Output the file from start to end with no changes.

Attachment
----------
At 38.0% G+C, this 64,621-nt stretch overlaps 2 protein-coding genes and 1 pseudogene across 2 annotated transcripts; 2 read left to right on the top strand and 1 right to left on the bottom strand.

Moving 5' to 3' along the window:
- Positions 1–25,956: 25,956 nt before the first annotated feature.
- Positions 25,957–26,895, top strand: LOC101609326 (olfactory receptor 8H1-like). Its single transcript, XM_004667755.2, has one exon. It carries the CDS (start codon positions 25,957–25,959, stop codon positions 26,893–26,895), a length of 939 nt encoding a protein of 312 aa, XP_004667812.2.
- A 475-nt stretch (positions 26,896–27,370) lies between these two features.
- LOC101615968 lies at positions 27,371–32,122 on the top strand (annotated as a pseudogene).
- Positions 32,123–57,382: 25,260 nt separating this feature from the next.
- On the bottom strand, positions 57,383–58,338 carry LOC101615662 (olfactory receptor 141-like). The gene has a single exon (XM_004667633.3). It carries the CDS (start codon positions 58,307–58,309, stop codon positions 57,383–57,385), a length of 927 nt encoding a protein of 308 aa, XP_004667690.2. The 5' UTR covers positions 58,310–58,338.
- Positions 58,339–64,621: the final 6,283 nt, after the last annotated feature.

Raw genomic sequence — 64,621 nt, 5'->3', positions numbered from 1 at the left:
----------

At 38.0% G+C, this 64,621-nt stretch overlaps 2 protein-coding genes and 1 pseudogene across 2 annotated transcripts; 2 read left to right on the top strand and 1 right to left on the bottom strand.

Moving 5' to 3' along the window:
- Positions 1–25,956: 25,956 nt before the first annotated feature.
- Positions 25,957–26,895, top strand: LOC101609326 (olfactory receptor 8H1-like). Its single transcript, XM_004667755.2, has one exon. It carries the CDS (start codon positions 25,957–25,959, stop codon positions 26,893–26,895), a length of 939 nt encoding a protein of 312 aa, XP_004667812.2.
- A 475-nt stretch (positions 26,896–27,370) lies between these two features.
- LOC101615968 lies at positions 27,371–32,122 on the top strand (annotated as a pseudogene).
- Positions 32,123–57,382: 25,260 nt separating this feature from the next.
- On the bottom strand, positions 57,383–58,338 carry LOC101615662 (olfactory receptor 141-like). The gene has a single exon (XM_004667633.3). It carries the CDS (start codon positions 58,307–58,309, stop codon positions 57,383–57,385), a length of 927 nt encoding a protein of 308 aa, XP_004667690.2. The 5' UTR covers positions 58,310–58,338.
- Positions 58,339–64,621: the final 6,283 nt, after the last annotated feature.

Raw genomic sequence — 64,621 nt, 5'->3', positions numbered from 1 at the left: